Multi-instrumentalist, composer and improviser Yoni Silver lifts the roof off his garden shed and lets light and the outside world pour into his intimate rituals. With delicate hands moving between the objects around him, he scratches metal on metal, rubs circles of tonal washes on dishes and bows the strings of violins. Fragments of both melodic and atonal guitar notes appear in gentle waves of disquiet, punctuating the atmosphere alongside the comforting warble of garden birds. Whistling wind instrument notes rest and lean upon the pottery of percussion that dances around the swirl of sound, while guttural moans push from the depths of his stomach and out into the outside world. With an approach similar to Teijo Ito’s work in Maya Deren’s films, Yoni is able to conjure ethereal and beguiling material, but that of which is rooted in the nuts and bolts of the physical world.
Yoni Silver – Sun and sky and garden breeze
Ecka Mordecai is a relatively new figure in the London experimental music scene. After a nomadic creative life in the North of England, forming relationships with the likes of Andrew Chalk, Tom Scott, Holly Jarvis and Kate Armitage, 'Critique & Prosper' is her first solo album and presents the most recent development of her solo practice. Melodic mantras, wandering improvised passages and refracted blues vocalisations find each other in her domestic world, revealing glimmers of sensual songcraft that opens outward.
Critique + Prosper was developed and compiled within a collaborative project facilitated by artist-curator Katherine Ka Yi Liu and with artist Clarinda Tse. The text is a listening-response to the album as written by Clarinda Tse.
"Compass needle frantically spins near irregular electric fields of ghosts, and phones too. Receiving metallic frequencies of interconnected ghosts, stroked by scratchy fingers 1. astroturf melts into tufty faux fur. Strands of memory vibrate towards an open wound, lightly tapping on the soft box that withholds 2. mouth-a-boundary, finding space across fibres of a dried throat. The closure of lips contains a transcending hum, sealed an inhale but released an exhale into sweaty sticky-crisp air. Rubbery skins rub against each other in attempt to open 3. hot tarmax. We have to acknowledge skin as our biggest organ, shields against the losing of the individual, forming pockets of space in arrangement of skipping stones stirred into a dark glistening puddle. Before we notice, we are thrown off gravity and stuck onto some unknown surface, breathing with inflamed lungs. Outer fear unleash the voice of 4. critique + prosper to disjoin the cells of inner comfort. With wind brushing our eyes, we found a few hairs on the largest grassy rug, traces of inhabitation or passing. Consistency of domination. Air that passes through our head phones and ears, 5. did begun we hear or listen. Transmitting signals to the cell tower - Unarmed! Dismantle! 6. Show up or shut up in our library. Clashes of volatile shells, nails, the undead in the transparent vessel of bodily fluids." - Clarinda Tse
Written, performed, recorded and produced by Ecka Mordecai
Mastered by Miles Whittaker
Artwork design by Olver Barrett
Track 4 (Critique + Propser) recorded by Guillaume Dujat'
Ecka Mordecai – Critique + Prosper
Neil Campbell - one of the key figures in British experimental and underground music culture over the last 3 decades - treats us to a new set of acid-inflected jams; both a rarity under his 'Astral Social Club' alias and an aural harbinger for the future of the project. Made by throwing live electronic jams against a wall, seeing what sticks and sculpting from there in, Neil loses none of the turbulent energy at the heart of what he does. Like a machine malfunctioning at malignant speed, he re-ordains the language of acid house to his punk, noise and 60s pop upbringing in Corby (Northamptonshire), kicking out the jams with break-neck tempo. Towards the end of proceedings we hear sounds recorded in an abandoned warehouse within walking distance of his house (pictured on the album cover). The haunting of past raves, the rebellious graffiti on the walls and the possibility of mischievous exploration therein is lifted from the rubble and pierced into the present.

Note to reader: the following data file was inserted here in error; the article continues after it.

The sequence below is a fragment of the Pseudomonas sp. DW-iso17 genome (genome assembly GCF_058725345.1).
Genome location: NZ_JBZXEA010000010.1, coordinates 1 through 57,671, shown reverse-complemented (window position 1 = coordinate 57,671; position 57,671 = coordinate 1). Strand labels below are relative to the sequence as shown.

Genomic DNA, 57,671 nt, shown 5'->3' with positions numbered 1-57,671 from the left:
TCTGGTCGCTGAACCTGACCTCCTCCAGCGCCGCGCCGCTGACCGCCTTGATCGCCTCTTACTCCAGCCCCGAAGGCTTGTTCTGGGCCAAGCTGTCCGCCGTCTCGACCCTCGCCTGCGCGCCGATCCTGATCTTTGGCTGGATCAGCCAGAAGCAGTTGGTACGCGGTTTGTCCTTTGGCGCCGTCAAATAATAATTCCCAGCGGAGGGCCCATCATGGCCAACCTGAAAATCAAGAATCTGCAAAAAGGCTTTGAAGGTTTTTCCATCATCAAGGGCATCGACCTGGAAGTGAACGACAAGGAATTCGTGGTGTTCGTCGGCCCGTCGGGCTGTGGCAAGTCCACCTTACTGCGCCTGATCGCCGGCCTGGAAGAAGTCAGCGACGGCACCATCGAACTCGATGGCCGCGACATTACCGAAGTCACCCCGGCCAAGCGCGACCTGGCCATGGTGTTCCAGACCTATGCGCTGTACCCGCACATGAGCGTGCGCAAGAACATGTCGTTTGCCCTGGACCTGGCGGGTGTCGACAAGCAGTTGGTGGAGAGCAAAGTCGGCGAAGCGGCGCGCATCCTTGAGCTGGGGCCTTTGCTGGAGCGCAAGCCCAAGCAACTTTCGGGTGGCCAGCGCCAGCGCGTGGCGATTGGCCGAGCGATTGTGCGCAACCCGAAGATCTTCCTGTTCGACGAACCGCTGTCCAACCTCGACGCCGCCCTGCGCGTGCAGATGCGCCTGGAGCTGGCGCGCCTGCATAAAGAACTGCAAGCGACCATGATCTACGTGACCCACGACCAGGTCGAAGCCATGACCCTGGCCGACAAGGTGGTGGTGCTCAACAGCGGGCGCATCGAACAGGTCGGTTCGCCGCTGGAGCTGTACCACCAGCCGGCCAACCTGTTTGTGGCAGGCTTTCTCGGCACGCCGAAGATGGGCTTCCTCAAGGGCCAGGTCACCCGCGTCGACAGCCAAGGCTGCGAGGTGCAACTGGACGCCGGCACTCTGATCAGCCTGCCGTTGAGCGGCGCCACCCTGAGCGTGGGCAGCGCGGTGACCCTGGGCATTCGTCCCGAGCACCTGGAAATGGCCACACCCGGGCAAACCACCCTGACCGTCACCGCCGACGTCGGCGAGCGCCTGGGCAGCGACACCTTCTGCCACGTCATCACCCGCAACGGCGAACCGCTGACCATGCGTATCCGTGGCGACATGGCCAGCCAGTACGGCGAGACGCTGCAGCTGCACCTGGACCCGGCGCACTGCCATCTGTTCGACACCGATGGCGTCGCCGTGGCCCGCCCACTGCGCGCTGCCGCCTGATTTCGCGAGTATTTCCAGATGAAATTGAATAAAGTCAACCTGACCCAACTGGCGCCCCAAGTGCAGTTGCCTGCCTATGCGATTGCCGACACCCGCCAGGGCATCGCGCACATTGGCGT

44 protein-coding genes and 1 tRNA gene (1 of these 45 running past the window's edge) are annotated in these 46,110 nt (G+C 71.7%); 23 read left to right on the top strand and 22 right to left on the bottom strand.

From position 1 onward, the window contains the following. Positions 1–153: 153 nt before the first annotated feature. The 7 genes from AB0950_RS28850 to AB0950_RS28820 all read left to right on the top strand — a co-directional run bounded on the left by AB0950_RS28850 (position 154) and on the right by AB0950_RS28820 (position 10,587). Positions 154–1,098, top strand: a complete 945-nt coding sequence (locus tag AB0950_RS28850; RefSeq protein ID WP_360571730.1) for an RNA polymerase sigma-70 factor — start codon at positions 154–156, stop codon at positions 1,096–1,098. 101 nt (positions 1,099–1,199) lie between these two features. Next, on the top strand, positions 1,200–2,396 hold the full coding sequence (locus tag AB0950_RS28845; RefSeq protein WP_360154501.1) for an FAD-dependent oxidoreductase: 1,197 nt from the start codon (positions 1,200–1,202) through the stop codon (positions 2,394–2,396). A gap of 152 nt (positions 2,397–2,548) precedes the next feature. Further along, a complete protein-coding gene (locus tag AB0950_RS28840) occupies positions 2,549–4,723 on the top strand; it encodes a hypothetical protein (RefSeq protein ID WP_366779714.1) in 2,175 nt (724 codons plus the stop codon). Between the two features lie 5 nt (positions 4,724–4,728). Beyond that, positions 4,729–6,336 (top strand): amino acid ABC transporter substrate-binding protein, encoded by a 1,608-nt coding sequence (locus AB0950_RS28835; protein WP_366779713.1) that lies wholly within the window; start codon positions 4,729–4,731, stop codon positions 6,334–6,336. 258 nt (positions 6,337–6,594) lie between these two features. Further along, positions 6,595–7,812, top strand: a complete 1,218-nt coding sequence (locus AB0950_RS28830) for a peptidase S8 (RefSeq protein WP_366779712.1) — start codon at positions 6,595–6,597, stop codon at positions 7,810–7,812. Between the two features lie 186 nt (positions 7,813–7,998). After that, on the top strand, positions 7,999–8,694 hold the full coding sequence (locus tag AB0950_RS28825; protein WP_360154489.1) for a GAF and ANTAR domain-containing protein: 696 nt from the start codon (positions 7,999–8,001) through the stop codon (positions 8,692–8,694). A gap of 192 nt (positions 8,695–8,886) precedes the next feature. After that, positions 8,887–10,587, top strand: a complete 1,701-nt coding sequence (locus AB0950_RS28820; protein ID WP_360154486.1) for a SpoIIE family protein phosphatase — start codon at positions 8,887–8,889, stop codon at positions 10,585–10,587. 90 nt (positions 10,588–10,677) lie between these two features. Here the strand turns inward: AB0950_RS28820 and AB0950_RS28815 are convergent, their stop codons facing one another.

Astral Social Club (Neil Campbell) - electronics, mixing & mastering
--Artwork design by Oliver Barrett.
Astral Social Club – ACID BARF
Together in pandemic isolation we face things, including sound. These duo recordings were made in London confinement. Caroline Kraabel improvises on alto saxophone, John Edwards on double bass; gloves off was recorded on Tuesday 12 May 2020, at midday; masks off was recorded on Friday 15 May 2020, at midnight.
Photo by Régine Edwards.
Artwork design by Oliver Barrett.
© and℗2020 John Edwards and Caroline Kraabel, PRS, all rights reserved.
John Edwards & Caroline Kraabel – day night
Dusting the cobwebs off any dry free-improvisation dogma, Kazuhisa Uchihashi serves up some rainbow coloured explorations on his guitar and Daxophone - an electric wooden instrument invented by German guitarist Hans Reichel. All created in one take with no overdub, Uchihashi is able to explore a vast array of territory with the help of a few effect pedals: There's buzzing drones, writhing cycles of wiry noodling, elastic detuning jumps and lightning-speed tonal changes. Five Strings for solo guitar hits out with some seasick & emasculated math-rock, while 'Guitar Solo Reflect' revels in near-obscene spiral of multi-fx short circuiting, not too unlike Alan Sondheim's radical early work on ESP Disk. The ridiculous sense of play and FUN extends to his daxophone, where he focuses his energy on timbral qualities of the instrument: scrapping, tapping and creating little dancing rhythmic patterns. A real treat, this one.
Cover design by Oliver Barrett from an artwork by Ethan Barrett.
Kazuhisa Uchihashi – Breathing Vegetables
Stockholm-based, Seoul-native Lisa Ullen presents 'Gold', a home-recording, scribed on June 1st 2020 in her living room on a prepared piano with ZOOM H4. Using a selection of clustered chords, fragmented notes and buzzing timbral preparations, Lisa crashes waves sounds against a dam, letting the pressure of sound build vertically into a thick mass. Half way through the recording, when the dam appears to start leaking, the notes and chord arrangements swim in different directions. Allowing a frame for each to slowly develop and emerge, Lisa brings each tiny aural gesture into being.
"My intentions of the shape of the music is slow, oscillations without any intentional drama or directions, just me going through some chord changes and listening for glimmerings within each chord. Its layers at different speed..." - Lisa Ullen
Lisa Ullen / piano, recording & mixing
Mixing assistance courtesy of Mats Äleklint.
Artwork design by Oliver Barrett.
Lisa Ullén – Gold